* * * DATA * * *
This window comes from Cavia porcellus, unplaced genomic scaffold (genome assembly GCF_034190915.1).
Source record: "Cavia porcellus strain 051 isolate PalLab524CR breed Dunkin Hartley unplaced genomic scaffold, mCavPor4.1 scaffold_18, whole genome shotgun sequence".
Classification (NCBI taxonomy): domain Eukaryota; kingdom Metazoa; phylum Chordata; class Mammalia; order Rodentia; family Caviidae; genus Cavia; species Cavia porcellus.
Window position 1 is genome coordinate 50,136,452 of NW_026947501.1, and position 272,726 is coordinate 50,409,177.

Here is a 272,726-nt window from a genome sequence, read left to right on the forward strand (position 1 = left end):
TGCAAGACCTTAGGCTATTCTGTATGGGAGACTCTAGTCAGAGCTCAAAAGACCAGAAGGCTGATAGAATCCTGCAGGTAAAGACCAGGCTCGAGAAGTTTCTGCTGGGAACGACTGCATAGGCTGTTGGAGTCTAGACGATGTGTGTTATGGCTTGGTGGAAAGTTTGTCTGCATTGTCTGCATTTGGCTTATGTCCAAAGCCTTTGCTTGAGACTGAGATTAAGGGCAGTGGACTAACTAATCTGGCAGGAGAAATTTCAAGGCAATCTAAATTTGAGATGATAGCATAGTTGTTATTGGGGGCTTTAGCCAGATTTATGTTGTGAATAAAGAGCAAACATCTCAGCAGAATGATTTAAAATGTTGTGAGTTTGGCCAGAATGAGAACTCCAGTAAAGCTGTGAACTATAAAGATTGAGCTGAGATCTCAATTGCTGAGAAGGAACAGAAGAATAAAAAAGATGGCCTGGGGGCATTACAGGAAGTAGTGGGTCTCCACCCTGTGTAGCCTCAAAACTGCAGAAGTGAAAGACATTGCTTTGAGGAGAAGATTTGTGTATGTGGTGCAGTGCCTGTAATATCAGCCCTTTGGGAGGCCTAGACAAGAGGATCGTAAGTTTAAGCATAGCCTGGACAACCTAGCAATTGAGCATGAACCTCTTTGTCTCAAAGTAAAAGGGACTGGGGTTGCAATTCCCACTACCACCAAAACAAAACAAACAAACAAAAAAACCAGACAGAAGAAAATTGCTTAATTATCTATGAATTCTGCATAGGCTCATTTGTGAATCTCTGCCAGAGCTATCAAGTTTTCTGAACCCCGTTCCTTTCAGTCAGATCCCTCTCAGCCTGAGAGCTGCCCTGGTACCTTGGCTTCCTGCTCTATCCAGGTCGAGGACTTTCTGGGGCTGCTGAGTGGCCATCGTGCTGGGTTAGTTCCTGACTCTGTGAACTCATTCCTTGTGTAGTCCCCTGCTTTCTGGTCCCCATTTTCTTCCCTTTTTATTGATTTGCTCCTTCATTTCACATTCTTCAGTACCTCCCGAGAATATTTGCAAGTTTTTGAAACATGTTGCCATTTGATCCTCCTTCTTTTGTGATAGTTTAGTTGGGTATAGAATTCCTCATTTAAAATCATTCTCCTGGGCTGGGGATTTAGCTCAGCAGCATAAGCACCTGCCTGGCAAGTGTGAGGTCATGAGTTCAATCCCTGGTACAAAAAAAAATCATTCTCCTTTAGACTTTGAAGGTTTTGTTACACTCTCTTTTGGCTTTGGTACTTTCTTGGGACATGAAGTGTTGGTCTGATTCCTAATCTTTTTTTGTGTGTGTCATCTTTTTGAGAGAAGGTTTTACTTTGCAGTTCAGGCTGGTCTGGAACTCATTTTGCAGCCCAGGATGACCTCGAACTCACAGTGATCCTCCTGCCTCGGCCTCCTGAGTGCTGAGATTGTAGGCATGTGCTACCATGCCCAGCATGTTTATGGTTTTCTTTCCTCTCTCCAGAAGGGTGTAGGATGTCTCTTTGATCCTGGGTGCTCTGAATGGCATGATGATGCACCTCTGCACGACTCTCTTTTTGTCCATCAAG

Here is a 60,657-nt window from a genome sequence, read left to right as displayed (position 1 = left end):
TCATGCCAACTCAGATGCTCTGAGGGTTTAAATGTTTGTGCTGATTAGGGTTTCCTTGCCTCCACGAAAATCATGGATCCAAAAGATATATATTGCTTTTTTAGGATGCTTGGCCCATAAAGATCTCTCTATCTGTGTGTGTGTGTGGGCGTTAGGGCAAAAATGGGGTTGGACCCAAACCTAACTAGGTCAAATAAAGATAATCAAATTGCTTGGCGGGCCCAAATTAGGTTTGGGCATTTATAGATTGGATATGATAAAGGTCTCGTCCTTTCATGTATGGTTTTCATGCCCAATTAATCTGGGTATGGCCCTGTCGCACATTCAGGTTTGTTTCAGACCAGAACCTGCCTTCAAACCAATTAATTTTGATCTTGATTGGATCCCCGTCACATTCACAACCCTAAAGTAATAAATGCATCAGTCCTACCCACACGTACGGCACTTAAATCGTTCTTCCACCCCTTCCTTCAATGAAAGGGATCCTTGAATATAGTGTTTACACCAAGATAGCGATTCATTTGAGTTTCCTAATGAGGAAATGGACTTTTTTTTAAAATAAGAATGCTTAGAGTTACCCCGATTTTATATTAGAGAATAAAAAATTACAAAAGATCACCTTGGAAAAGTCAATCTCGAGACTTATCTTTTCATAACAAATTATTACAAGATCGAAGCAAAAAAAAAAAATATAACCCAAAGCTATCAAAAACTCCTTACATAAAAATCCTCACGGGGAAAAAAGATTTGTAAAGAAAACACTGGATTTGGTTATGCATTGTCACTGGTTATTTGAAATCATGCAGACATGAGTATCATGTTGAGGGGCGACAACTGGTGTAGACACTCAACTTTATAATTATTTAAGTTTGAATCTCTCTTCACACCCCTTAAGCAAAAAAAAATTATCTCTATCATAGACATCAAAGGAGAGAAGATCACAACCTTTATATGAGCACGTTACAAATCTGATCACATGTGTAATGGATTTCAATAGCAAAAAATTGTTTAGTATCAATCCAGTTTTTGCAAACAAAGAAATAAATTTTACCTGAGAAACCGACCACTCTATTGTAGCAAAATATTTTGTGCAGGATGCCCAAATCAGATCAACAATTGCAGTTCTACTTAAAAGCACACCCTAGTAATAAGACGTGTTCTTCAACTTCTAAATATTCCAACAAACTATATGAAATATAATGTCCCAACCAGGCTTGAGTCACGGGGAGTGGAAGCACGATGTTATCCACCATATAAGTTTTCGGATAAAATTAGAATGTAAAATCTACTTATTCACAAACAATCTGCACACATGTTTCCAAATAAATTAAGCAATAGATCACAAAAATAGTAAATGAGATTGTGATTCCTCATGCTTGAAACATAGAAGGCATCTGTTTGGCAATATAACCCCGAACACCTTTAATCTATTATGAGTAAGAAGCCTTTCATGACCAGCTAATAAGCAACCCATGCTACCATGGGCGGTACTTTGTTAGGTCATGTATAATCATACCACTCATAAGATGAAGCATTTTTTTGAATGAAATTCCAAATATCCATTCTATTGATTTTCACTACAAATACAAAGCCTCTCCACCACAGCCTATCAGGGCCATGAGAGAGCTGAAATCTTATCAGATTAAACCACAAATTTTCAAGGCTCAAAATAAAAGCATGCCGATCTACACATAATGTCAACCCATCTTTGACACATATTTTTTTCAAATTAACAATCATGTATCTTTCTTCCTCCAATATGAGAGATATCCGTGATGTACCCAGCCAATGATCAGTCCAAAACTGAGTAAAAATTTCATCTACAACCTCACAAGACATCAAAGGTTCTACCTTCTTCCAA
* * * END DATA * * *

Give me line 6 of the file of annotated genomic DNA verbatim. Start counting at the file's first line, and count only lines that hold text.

TGCAAGACCTTAGGCTATTCTGTATGGGAGACTCTAGTCAGAGCTCAAAAGACCAGAAGGCTGATAGAATCCTGCAGGTAAAGACCAGGCTCGAGAAGTTTCTGCTGGGAACGACTGCATAGGCTGTTGGAGTCTAGACGATGTGTGTTATGGCTTGGTGGAAAGTTTGTCTGCATTGTCTGCATTTGGCTTATGTCCAAAGCCTTTGCTTGAGACTGAGATTAAGGGCAGTGGACTAACTAATCTGGCAGGAGAAATTTCAAGGCAATCTAAATTTGAGATGATAGCATAGTTGTTATTGGGGGCTTTAGCCAGATTTATGTTGTGAATAAAGAGCAAACATCTCAGCAGAATGATTTAAAATGTTGTGAGTTTGGCCAGAATGAGAACTCCAGTAAAGCTGTGAACTATAAAGATTGAGCTGAGATCTCAATTGCTGAGAAGGAACAGAAGAATAAAAAAGATGGCCTGGGGGCATTACAGGAAGTAGTGGGTCTCCACCCTGTGTAGCCTCAAAACTGCAGAAGTGAAAGACATTGCTTTGAGGAGAAGATTTGTGTATGTGGTGCAGTGCCTGTAATATCAGCCCTTTGGGAGGCCTAGACAAGAGGATCGTAAGTTTAAGCATAGCCTGGACAACCTAGCAATTGAGCATGAACCTCTTTGTCTCAAAGTAAAAGGGACTGGGGTTGCAATTCCCACTACCACCAAAACAAAACAAACAAACAAAAAAACCAGACAGAAGAAAATTGCTTAATTATCTATGAATTCTGCATAGGCTCATTTGTGAATCTCTGCCAGAGCTATCAAGTTTTCTGAACCCCGTTCCTTTCAGTCAGATCCCTCTCAGCCTGAGAGCTGCCCTGGTACCTTGGCTTCCTGCTCTATCCAGGTCGAGGACTTTCTGGGGCTGCTGAGTGGCCATCGTGCTGGGTTAGTTCCTGACTCTGTGAACTCATTCCTTGTGTAGTCCCCTGCTTTCTGGTCCCCATTTTCTTCCCTTTTTATTGATTTGCTCCTTCATTTCACATTCTTCAGTACCTCCCGAGAATATTTGCAAGTTTTTGAAACATGTTGCCATTTGATCCTCCTTCTTTTGTGATAGTTTAGTTGGGTATAGAATTCCTCATTTAAAATCATTCTCCTGGGCTGGGGATTTAGCTCAGCAGCATAAGCACCTGCCTGGCAAGTGTGAGGTCATGAGTTCAATCCCTGGTACAAAAAAAAATCATTCTCCTTTAGACTTTGAAGGTTTTGTTACACTCTCTTTTGGCTTTGGTACTTTCTTGGGACATGAAGTGTTGGTCTGATTCCTAATCTTTTTTTGTGTGTGTCATCTTTTTGAGAGAAGGTTTTACTTTGCAGTTCAGGCTGGTCTGGAACTCATTTTGCAGCCCAGGATGACCTCGAACTCACAGTGATCCTCCTGCCTCGGCCTCCTGAGTGCTGAGATTGTAGGCATGTGCTACCATGCCCAGCATGTTTATGGTTTTCTTTCCTCTCTCCAGAAGGGTGTAGGATGTCTCTTTGATCCTGGGTGCTCTGAATGGCATGATGATGCACCTCTGCACGACTCTCTTTTTGTCCATCAAG